Via Net.works Unveils Foreign Acquisitions

Non-U.S.-based Internet service providers are rapidly becoming high-valued properties for American carriers that seek to capitalize on the Internet opportunity overseas.

Non-U.S.-based Internet service providers are rapidly becoming high-valued properties for American carriers that seek to capitalize on the Internet opportunity overseas.

The idea was first made popular by Herndon, Va.-based PSINet, which started buying up small Internet service providers in Europe, Latin America and the Asia-Pacific region last year. Today, another Virginia-based carrier is unveiling an identical strategy, challenging PSINet for the No. 2 slot as the international ISP brand of choice.

"We are absolutely committed to the small and midsize business market," said Michael Simmons, president of Via Net.works. "We are the only international pure-play ISP out there - which is an absolutely untapped market."

The market opportunity that Via is pursuing is apparently great enough for a large group of top-drawer investors, including Telecom Partners, Norwest Equity Partners, Verio, First Union Investors and Chase Capital Partners, to put a whopping $180 million into the ISP. Today is the first time that Via, founded in 1997, is talking about its strategy in public.

Reston, Va.-based Via is expected to announce today 15 ISP acquisitions in Argentina, Brazil, France, Germany, Ireland, the Netherlands, Portugal, Spain and the U.K. Each carrier that Via has bought is locally managed and keeps its local brand. Simmons wouldn't say how much Via paid for each ISP, but he indicated that Internet penetration in some markets has quadrupled over the past 18 months, pulling up valuations.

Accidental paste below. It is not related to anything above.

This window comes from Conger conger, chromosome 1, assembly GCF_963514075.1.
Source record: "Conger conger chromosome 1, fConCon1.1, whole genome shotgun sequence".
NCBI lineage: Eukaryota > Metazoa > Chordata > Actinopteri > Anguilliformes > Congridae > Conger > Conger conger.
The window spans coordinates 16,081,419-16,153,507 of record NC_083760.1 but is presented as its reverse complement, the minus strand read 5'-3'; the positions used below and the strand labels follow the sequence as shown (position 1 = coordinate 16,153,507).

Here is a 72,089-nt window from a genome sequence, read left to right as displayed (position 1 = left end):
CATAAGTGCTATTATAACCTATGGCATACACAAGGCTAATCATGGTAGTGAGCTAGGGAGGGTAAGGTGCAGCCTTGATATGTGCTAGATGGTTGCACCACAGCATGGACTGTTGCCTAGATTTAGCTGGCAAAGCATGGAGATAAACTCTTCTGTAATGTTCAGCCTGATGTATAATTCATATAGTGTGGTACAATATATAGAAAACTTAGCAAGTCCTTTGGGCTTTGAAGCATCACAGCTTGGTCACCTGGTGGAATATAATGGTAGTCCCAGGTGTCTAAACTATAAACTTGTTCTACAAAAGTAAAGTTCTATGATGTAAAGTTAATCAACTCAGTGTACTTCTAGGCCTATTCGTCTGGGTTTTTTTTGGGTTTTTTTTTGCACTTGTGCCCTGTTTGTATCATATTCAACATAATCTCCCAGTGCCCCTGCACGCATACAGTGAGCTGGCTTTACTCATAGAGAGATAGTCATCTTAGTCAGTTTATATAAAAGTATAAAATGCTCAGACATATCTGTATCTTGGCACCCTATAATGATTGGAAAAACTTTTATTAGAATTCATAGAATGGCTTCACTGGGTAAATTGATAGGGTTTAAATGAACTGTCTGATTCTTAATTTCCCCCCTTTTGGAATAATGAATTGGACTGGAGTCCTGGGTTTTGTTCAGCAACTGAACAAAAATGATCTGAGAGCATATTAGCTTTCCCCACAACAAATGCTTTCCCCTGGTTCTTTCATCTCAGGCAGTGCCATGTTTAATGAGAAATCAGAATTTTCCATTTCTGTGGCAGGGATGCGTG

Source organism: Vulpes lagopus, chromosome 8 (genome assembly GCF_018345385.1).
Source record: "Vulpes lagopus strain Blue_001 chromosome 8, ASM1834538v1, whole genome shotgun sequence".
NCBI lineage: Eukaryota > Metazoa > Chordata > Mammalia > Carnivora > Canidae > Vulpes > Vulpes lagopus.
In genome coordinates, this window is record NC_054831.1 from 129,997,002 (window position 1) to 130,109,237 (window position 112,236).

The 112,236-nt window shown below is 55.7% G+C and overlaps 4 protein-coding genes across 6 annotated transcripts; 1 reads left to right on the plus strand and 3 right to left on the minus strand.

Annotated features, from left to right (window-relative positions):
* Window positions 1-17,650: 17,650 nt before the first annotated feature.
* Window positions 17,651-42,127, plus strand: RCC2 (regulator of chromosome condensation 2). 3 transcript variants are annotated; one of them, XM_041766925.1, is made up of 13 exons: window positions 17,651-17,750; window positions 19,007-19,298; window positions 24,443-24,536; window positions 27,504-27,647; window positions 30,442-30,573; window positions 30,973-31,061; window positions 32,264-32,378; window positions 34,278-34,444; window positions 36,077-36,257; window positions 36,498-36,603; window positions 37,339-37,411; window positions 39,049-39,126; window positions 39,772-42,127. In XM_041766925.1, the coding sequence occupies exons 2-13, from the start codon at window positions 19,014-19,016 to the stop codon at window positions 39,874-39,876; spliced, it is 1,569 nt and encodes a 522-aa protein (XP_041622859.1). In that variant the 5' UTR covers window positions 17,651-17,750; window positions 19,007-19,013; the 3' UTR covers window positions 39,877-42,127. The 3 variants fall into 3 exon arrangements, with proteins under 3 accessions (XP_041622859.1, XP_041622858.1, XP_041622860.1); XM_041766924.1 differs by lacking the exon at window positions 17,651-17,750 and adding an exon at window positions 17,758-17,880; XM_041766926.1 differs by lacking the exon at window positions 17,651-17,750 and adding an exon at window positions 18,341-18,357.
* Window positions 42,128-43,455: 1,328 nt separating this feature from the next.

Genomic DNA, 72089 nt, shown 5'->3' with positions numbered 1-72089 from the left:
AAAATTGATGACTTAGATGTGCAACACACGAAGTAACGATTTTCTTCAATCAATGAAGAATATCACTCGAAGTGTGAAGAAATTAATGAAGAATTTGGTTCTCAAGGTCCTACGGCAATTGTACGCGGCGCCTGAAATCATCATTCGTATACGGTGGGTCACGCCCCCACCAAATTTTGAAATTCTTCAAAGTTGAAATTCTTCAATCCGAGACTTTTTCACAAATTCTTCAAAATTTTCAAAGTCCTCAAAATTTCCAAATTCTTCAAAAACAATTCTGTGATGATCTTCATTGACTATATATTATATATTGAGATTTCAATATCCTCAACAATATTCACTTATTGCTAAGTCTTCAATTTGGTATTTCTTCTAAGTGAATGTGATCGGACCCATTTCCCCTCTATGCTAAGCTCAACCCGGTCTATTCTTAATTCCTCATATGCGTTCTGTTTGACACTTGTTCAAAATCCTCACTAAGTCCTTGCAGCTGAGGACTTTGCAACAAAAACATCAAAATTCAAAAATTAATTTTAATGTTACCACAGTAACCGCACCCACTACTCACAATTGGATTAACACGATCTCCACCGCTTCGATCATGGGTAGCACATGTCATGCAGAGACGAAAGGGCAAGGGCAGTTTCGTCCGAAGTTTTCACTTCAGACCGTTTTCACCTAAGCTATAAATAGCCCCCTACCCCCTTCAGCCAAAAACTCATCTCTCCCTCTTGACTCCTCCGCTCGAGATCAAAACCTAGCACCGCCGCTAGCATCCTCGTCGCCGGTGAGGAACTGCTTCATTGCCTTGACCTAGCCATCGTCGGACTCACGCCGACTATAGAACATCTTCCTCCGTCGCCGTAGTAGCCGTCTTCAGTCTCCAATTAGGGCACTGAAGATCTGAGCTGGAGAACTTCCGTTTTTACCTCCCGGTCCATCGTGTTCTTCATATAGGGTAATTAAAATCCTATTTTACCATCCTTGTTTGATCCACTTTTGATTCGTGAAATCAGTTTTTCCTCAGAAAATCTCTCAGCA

"You can't put a price on the local talent that had the vision to establish and run these companies," he said.

Via's business case is simple. It lets acquired ISPs keep selling everything from consumer dial-up to high-end Web hosting, and it makes them more competitive by provisioning their long-distance bandwidth and standardizing back-office billing and similar functions. Via owns and runs its Trans Atlantic and Pan European STM-1 (155Mbps) backbone. Savings that local ISPs ring in make their margins better and improve overall profits. While Via execs wouldn't comment whether the company is in the red or in the black, they did say they are comfortable with where they are financially.

Simmons wouldn't comment on Via's exit strategy. One thing is certain, however: Verio is paying close attention to this new ISP. Verio was the only ISP included in the first round of investors, investing $8 million in Via.

"As a shareholder, they have access to the same kind of information that shareholders of publicly traded companies have access to," Simmons said. In other words, Verio, which holds a 5 percent stake in Via, knows everything there is to know about Via's plans.

This means that Verio might be harboring thoughts of acquiring Via or making it a strategic partner.

"Our strategy is to make investment in companies that we ultimately acquire a major stake in, but we also have investments in other companies that end up being strategic partners, like NorthPoint," said Matt Bell, Verio's spokesman. "We do not have plans to acquire Via at the present time."

Between 1996 and 1998, Verio bought more than 50 ISPs in the U.S., making it one of the largest carriers in the country.

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